The Planner's Perspective: Evaluate Your Group Life Coverage

Paul Morrone |

By Paul Morrone CFP®, CPA/PFS, MSA

Employer provided life insurance comes in many shapes and sizes, and unfortunately, there is no one size fits all solution for the employees who have access to such benefits. Many employees rely on their group term coverage as their primary (or only) life insurance coverage and don’t evaluate life insurance outside of their workplace, unless maybe they get a cold call from a pushy sales agent working for XYZ insurance company. While group term life insurance is a generous benefit, assuming the provided amount of coverage will be sufficient to meet your estate planning needs can be a big mistake.

The standard benefit industry wide is for businesses to offer their employees $50,000 of group term coverage at no cost or may offer a multiple of the employee’s annual salary as part of their benefits package. Other firms have more customized plans that allow employees to increase the coverage, usually at a cost to the employee, to an amount of their choosing, generally not to exceed certain thresholds. As a free or low-cost benefit, the value shouldn’t be understated, but a thorough insurance analysis will likely show that group term coverage is woefully insufficient as an end-all-be-all solution in a comprehensive risk management plan.

One of the largest risks inherent with relying on group term coverage is lack of control by the insured. From a policy issuance standpoint, often times group policies can’t be trust owned and may have restrictions regarding who (or what) can be listed as beneficiary. For those that bear the cost of their group insurance, healthy insureds may not see reduced premiums as there is generally no medical underwriting and thus no rating scale at the participant level in the group plan (i.e. everyone of the same age and sex pays the same rate regardless of health status). This may make group coverage a more expensive alternative than a private policy for the same amount of insurance depending upon age, sex and medical background.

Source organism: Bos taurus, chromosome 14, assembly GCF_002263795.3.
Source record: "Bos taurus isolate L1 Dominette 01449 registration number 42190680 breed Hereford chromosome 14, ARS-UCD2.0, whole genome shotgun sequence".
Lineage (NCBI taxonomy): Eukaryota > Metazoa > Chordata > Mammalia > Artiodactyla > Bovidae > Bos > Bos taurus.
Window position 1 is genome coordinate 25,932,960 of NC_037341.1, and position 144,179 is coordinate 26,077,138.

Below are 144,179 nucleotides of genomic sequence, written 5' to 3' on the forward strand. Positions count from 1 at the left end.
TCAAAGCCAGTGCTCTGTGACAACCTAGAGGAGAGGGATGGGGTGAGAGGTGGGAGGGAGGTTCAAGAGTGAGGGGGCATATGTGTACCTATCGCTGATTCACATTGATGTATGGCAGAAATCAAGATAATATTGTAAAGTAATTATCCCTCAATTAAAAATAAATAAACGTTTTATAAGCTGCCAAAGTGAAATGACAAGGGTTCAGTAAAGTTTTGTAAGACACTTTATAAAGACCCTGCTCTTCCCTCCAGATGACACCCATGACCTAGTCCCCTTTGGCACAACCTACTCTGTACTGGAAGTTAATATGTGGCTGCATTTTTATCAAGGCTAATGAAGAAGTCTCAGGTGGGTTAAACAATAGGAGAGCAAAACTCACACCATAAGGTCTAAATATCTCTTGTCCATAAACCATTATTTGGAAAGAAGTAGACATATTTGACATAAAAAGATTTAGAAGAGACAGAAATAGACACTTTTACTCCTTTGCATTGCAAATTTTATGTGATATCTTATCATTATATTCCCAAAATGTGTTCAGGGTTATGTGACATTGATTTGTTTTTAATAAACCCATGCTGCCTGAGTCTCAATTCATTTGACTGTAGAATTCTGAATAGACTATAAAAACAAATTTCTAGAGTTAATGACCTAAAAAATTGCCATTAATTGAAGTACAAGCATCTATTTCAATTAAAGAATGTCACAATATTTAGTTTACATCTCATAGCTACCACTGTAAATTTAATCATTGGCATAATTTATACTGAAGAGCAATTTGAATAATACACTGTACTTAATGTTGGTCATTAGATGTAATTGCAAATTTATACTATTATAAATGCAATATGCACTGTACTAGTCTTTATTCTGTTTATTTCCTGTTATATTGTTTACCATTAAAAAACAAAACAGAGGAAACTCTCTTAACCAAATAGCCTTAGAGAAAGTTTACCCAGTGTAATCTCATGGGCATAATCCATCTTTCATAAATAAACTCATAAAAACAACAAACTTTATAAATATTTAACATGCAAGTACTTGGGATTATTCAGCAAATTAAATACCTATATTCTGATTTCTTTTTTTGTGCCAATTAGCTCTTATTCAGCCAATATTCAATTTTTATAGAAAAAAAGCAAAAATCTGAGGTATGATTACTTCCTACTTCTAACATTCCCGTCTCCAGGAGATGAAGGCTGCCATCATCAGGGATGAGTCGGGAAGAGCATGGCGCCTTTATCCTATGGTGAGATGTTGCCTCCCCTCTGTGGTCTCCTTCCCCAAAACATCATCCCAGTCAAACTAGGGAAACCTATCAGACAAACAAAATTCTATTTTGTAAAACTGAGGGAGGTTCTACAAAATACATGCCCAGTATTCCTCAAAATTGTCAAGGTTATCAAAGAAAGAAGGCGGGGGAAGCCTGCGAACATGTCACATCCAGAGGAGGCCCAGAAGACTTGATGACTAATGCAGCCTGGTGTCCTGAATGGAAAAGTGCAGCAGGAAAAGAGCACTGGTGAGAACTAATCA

Like any employee benefit, your group coverage terminated along with your employment, and in most cases the polices are not portable. Of course, not all terminations are voluntary and an unexpected change can leave you with little to no time to obtain coverage if your position is suddenly eliminated. Your coverage may also terminate or be suspended if your status at work changes (i.e. full-time to part-time) or if your employer decides to change or eliminate coverage for the entire employee population. Unfortunately, those who leave work for medical reasons are those that will likely need the coverage the most and will likely not be able to obtain a policy in the private marketplace because of a now known medical condition.

There are benefits to employer provided coverage, however, as those that may be uninsurable due to preexisting conditions or age may have access to insurance through a group plan when they may not elsewhere. Additionally, smokers or those with longstanding medical conditions may be able to get coverage through their group plan at a more reasonable cost than through a private policy. Insurance table ratings can substantially increase quoted premiums which may make it cost-prohibitive to obtain a private policy for many individuals. Those at the end of their career who don’t have any previously established insurance policies in place may benefit from group coverage as a cost-effective way to maintain coverage for income replacement during their last few working years.

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